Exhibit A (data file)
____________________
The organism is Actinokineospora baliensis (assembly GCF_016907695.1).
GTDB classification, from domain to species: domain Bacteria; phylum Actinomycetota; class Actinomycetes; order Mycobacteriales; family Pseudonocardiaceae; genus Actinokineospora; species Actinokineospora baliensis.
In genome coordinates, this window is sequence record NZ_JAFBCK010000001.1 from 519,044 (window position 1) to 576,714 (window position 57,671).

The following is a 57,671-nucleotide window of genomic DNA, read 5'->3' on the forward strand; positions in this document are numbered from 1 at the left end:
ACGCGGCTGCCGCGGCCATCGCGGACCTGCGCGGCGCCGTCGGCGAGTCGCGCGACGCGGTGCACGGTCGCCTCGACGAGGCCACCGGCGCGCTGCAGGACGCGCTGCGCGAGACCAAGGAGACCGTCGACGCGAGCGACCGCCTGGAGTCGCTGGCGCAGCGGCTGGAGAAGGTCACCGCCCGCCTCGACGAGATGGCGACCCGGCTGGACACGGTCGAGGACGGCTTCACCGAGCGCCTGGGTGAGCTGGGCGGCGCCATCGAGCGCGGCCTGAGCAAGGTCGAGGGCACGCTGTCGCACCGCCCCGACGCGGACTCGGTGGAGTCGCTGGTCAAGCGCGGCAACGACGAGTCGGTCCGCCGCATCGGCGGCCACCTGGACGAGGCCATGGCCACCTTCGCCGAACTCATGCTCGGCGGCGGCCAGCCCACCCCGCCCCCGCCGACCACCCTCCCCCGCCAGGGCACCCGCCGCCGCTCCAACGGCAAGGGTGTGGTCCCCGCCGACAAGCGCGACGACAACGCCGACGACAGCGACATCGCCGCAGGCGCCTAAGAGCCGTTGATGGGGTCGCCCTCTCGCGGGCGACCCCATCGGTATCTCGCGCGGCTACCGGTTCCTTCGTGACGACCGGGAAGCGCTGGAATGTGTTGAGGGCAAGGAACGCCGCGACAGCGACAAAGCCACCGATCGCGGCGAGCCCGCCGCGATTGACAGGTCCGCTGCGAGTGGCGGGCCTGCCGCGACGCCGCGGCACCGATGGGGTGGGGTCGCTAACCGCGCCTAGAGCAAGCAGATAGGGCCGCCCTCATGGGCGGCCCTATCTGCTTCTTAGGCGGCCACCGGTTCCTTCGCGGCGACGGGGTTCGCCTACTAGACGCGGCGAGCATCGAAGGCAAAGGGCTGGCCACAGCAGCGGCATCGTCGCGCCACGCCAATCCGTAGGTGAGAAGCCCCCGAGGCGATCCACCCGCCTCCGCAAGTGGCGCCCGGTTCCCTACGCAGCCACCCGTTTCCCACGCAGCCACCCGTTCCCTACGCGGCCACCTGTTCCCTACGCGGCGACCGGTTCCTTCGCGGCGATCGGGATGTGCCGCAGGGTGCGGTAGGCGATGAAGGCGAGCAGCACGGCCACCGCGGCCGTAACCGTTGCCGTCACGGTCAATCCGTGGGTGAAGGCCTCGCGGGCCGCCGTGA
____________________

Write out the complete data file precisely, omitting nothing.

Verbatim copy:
The organism is Actinokineospora baliensis (assembly GCF_016907695.1).
GTDB classification, from domain to species: domain Bacteria; phylum Actinomycetota; class Actinomycetes; order Mycobacteriales; family Pseudonocardiaceae; genus Actinokineospora; species Actinokineospora baliensis.
In genome coordinates, this window is sequence record NZ_JAFBCK010000001.1 from 519,044 (window position 1) to 576,714 (window position 57,671).

The following is a 57,671-nucleotide window of genomic DNA, read 5'->3' on the forward strand; positions in this document are numbered from 1 at the left end:
ACGCGGCTGCCGCGGCCATCGCGGACCTGCGCGGCGCCGTCGGCGAGTCGCGCGACGCGGTGCACGGTCGCCTCGACGAGGCCACCGGCGCGCTGCAGGACGCGCTGCGCGAGACCAAGGAGACCGTCGACGCGAGCGACCGCCTGGAGTCGCTGGCGCAGCGGCTGGAGAAGGTCACCGCCCGCCTCGACGAGATGGCGACCCGGCTGGACACGGTCGAGGACGGCTTCACCGAGCGCCTGGGTGAGCTGGGCGGCGCCATCGAGCGCGGCCTGAGCAAGGTCGAGGGCACGCTGTCGCACCGCCCCGACGCGGACTCGGTGGAGTCGCTGGTCAAGCGCGGCAACGACGAGTCGGTCCGCCGCATCGGCGGCCACCTGGACGAGGCCATGGCCACCTTCGCCGAACTCATGCTCGGCGGCGGCCAGCCCACCCCGCCCCCGCCGACCACCCTCCCCCGCCAGGGCACCCGCCGCCGCTCCAACGGCAAGGGTGTGGTCCCCGCCGACAAGCGCGACGACAACGCCGACGACAGCGACATCGCCGCAGGCGCCTAAGAGCCGTTGATGGGGTCGCCCTCTCGCGGGCGACCCCATCGGTATCTCGCGCGGCTACCGGTTCCTTCGTGACGACCGGGAAGCGCTGGAATGTGTTGAGGGCAAGGAACGCCGCGACAGCGACAAAGCCACCGATCGCGGCGAGCCCGCCGCGATTGACAGGTCCGCTGCGAGTGGCGGGCCTGCCGCGACGCCGCGGCACCGATGGGGTGGGGTCGCTAACCGCGCCTAGAGCAAGCAGATAGGGCCGCCCTCATGGGCGGCCCTATCTGCTTCTTAGGCGGCCACCGGTTCCTTCGCGGCGACGGGGTTCGCCTACTAGACGCGGCGAGCATCGAAGGCAAAGGGCTGGCCACAGCAGCGGCATCGTCGCGCCACGCCAATCCGTAGGTGAGAAGCCCCCGAGGCGATCCACCCGCCTCCGCAAGTGGCGCCCGGTTCCCTACGCAGCCACCCGTTTCCCACGCAGCCACCCGTTCCCTACGCGGCCACCTGTTCCCTACGCGGCGACCGGTTCCTTCGCGGCGATCGGGATGTGCCGCAGGGTGCGGTAGGCGATGAAGGCGAGCAGCACGGCCACCGCGGCCGTAACCGTTGCCGTCACGGTCAATCCGTGGGTGAAGGCCTCGCGGGCCGCCGTGA